Fifteen million dollars might buy Sungjae Im a new house, but it decidedly won’t buy the 22-year-old phenom a new attitude.
Im, who entered Sunday’s third round one stroke off the lead at the Tour Championship, is one of golf’s brightest (and most indefatigable) young stars. At East Lake this week, Sungjae finds himself firmly in the mix for the Championship’s $15 million first prize — a sum roughly twice his current career earnings.
The gargantuan winner’s check is the largest in golf by a significant margin. Fifteen million is a ton of coin for established stars with comfortable bank accounts, let alone a second-year pro who still travels to events with his parents.
Yet when he was asked Saturday about how $15 million might change his burgeoning career, Im offered a curt response: it wouldn’t, at least not right now.
Q. What would you do with the $15 million?
Sungjae Im: I would buy a house in the United States and save so that I can live a comfortable life in the future.
Q. Would you play less if you had $15 million or keep playing more?
Im: Keep playing more.
For those who have followed his career thus far, Im’s response came as no surprise. In just his second year on the PGA Tour, Sungjae has already earned a reputation for two (fine, three) things: ball-striking, authentic Korean barbeque and attendance.
Including this week’s FedEx Cup playoff finale at East Lake, Im has registered a whopping 25 starts during the Covid-shortened 2020 season. And at the quarter-century mark, the results are pretty good — seven top-10 finishes and one win, his first-career PGA Tour victory at the Honda Classic in February.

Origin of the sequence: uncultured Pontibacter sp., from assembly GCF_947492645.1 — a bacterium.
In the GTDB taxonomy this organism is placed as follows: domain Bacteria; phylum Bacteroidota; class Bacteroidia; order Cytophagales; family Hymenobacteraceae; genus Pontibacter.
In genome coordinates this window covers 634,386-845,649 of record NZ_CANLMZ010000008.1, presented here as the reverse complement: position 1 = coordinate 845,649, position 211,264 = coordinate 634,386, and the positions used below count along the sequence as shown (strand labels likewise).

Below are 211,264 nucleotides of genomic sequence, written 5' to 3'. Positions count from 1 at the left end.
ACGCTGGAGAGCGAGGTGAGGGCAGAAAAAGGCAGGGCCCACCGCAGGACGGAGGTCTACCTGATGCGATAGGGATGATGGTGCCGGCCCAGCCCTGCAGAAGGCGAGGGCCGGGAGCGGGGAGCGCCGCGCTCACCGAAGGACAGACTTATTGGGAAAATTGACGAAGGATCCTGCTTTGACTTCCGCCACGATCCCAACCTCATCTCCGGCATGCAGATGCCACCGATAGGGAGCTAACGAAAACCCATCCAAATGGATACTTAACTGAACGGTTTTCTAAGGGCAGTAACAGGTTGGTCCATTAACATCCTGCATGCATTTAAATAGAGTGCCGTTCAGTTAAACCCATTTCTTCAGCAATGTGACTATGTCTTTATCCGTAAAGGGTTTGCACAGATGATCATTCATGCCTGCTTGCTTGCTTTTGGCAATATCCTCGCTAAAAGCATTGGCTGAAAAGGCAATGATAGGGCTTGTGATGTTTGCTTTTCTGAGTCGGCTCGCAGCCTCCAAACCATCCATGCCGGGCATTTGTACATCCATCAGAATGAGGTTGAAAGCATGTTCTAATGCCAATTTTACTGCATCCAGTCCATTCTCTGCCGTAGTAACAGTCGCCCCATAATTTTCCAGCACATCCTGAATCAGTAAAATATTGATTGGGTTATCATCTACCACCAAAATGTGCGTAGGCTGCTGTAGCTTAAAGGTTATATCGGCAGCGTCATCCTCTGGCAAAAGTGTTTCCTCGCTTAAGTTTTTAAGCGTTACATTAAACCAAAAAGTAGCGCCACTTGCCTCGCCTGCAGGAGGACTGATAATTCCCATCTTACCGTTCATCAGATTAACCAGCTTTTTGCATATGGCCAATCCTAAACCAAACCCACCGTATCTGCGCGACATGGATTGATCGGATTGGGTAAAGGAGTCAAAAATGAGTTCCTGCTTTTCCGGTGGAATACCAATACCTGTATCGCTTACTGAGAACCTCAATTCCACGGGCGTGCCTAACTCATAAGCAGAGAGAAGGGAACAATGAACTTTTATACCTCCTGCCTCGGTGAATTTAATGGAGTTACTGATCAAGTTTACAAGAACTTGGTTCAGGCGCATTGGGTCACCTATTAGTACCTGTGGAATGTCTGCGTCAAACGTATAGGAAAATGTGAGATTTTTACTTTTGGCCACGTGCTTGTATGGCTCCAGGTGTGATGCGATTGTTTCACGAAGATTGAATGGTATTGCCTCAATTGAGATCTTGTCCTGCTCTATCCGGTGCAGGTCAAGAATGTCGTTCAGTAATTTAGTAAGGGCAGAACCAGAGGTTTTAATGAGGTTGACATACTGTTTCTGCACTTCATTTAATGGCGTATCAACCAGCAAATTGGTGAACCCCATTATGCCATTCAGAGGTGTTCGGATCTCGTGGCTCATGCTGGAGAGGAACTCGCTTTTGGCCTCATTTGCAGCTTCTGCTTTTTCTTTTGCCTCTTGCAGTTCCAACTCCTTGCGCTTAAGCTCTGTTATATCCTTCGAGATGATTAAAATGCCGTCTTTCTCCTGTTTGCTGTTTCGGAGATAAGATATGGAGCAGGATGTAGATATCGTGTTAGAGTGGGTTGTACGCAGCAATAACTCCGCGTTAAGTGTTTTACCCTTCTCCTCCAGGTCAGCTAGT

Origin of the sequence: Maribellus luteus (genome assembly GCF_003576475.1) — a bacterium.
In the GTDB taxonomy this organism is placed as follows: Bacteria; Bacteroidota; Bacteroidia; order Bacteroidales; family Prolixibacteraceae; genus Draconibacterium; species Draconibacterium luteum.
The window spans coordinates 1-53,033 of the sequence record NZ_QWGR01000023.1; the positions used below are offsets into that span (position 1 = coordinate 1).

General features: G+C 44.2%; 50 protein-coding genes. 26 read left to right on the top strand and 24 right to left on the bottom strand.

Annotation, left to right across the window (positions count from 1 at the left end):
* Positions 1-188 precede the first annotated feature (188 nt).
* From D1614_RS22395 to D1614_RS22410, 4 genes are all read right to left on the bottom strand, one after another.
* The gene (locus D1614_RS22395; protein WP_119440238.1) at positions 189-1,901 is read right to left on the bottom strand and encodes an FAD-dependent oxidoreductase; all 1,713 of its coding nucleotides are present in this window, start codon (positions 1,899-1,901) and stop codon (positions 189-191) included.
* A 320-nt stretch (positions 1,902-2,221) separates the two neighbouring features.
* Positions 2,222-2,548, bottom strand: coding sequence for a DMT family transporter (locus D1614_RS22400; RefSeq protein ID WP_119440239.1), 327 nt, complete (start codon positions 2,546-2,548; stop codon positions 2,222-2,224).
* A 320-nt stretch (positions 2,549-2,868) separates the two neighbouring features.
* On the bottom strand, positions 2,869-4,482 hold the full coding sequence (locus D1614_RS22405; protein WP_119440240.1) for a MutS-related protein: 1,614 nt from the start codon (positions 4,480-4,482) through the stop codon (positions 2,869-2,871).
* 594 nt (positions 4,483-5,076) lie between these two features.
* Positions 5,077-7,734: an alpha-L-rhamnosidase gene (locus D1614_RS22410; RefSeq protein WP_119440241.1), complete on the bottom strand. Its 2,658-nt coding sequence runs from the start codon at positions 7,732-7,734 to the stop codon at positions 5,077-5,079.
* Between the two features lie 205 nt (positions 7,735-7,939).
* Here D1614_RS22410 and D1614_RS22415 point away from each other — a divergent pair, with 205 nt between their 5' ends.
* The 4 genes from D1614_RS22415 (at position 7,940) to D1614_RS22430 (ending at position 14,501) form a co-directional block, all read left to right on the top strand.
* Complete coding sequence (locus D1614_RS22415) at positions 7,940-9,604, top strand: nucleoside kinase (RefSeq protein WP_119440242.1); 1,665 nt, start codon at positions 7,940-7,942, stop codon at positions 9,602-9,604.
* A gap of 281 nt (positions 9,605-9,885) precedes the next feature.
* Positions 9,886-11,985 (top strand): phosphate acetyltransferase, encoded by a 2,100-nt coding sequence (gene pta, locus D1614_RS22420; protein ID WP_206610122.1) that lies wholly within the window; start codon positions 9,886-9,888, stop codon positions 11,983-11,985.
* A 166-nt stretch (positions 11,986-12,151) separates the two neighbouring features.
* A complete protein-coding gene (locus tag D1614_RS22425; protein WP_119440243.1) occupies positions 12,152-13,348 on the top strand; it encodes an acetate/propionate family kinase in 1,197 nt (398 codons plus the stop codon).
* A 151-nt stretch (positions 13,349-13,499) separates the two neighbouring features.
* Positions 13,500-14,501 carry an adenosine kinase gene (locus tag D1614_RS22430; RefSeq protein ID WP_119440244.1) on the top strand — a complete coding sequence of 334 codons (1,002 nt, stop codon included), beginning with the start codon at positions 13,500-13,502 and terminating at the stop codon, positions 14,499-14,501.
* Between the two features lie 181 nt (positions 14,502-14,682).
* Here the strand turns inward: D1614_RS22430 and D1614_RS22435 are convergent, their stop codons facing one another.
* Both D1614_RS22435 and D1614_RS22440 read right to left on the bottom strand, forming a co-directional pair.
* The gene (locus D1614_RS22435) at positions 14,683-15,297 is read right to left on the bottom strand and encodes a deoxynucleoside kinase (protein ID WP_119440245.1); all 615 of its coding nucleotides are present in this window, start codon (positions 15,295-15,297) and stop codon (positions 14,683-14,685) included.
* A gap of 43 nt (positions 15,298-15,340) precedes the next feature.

His 2020 comes on the heels of last year’s even more jam-packed rookie season, in which Im led everyone on Tour with 35 starts (a number that would have been higher had he qualified for either the Masters or U.S. Open).
Still, the fact remains, he’s everywhere and, more often than not, he’s in contention.
There are any number of theories behind Sungjae’s preternatural commitment. One says it’s born naturally from his love for competition. Another surmises he’s simply gettin’ while the gettin’s good, particularly considering the professional complications that could arise from his forthcoming 21-month military service obligation as a South Korean citizen.
Whether you view his schedule as the makings of a sub-human competitive machine or simply a 22-year-old bubbling over with youthful zeal, you can rest assured: Sungjae Im isn’t in it for the money.
“I’m aware of the $15 million on the line, but I try not to think about it when I play,” he said. “I know if I play my best the next two days, the opportunity will come. It all seems like a dream. Just thinking about it now makes me pretty happy.”